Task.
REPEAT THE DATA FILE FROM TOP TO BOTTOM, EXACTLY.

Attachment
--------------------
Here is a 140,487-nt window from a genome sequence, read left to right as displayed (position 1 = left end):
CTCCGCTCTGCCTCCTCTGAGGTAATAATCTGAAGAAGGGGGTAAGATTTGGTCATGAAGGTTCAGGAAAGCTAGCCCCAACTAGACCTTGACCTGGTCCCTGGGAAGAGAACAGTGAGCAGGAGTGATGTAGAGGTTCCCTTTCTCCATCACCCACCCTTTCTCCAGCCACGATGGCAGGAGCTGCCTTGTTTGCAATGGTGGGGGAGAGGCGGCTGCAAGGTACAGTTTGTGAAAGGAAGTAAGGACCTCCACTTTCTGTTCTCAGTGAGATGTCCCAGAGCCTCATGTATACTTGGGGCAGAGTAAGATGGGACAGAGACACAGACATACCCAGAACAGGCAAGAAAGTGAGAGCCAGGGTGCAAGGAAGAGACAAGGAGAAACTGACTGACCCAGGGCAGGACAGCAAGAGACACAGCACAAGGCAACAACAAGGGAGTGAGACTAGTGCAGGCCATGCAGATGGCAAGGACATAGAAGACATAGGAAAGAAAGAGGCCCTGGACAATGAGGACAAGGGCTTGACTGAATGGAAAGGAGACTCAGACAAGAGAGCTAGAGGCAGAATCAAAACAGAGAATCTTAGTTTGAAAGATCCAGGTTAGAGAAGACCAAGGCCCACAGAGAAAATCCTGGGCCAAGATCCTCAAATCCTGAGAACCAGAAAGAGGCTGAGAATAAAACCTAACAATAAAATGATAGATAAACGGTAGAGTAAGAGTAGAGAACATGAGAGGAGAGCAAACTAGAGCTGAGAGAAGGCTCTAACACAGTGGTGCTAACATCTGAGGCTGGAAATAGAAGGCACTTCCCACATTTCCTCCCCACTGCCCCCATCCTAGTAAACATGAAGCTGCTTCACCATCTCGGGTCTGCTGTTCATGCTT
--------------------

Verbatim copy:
Here is a 140,487-nt window from a genome sequence, read left to right as displayed (position 1 = left end):
CTCCGCTCTGCCTCCTCTGAGGTAATAATCTGAAGAAGGGGGTAAGATTTGGTCATGAAGGTTCAGGAAAGCTAGCCCCAACTAGACCTTGACCTGGTCCCTGGGAAGAGAACAGTGAGCAGGAGTGATGTAGAGGTTCCCTTTCTCCATCACCCACCCTTTCTCCAGCCACGATGGCAGGAGCTGCCTTGTTTGCAATGGTGGGGGAGAGGCGGCTGCAAGGTACAGTTTGTGAAAGGAAGTAAGGACCTCCACTTTCTGTTCTCAGTGAGATGTCCCAGAGCCTCATGTATACTTGGGGCAGAGTAAGATGGGACAGAGACACAGACATACCCAGAACAGGCAAGAAAGTGAGAGCCAGGGTGCAAGGAAGAGACAAGGAGAAACTGACTGACCCAGGGCAGGACAGCAAGAGACACAGCACAAGGCAACAACAAGGGAGTGAGACTAGTGCAGGCCATGCAGATGGCAAGGACATAGAAGACATAGGAAAGAAAGAGGCCCTGGACAATGAGGACAAGGGCTTGACTGAATGGAAAGGAGACTCAGACAAGAGAGCTAGAGGCAGAATCAAAACAGAGAATCTTAGTTTGAAAGATCCAGGTTAGAGAAGACCAAGGCCCACAGAGAAAATCCTGGGCCAAGATCCTCAAATCCTGAGAACCAGAAAGAGGCTGAGAATAAAACCTAACAATAAAATGATAGATAAACGGTAGAGTAAGAGTAGAGAACATGAGAGGAGAGCAAACTAGAGCTGAGAGAAGGCTCTAACACAGTGGTGCTAACATCTGAGGCTGGAAATAGAAGGCACTTCCCACATTTCCTCCCCACTGCCCCCATCCTAGTAAACATGAAGCTGCTTCACCATCTCGGGTCTGCTGTTCATGCTT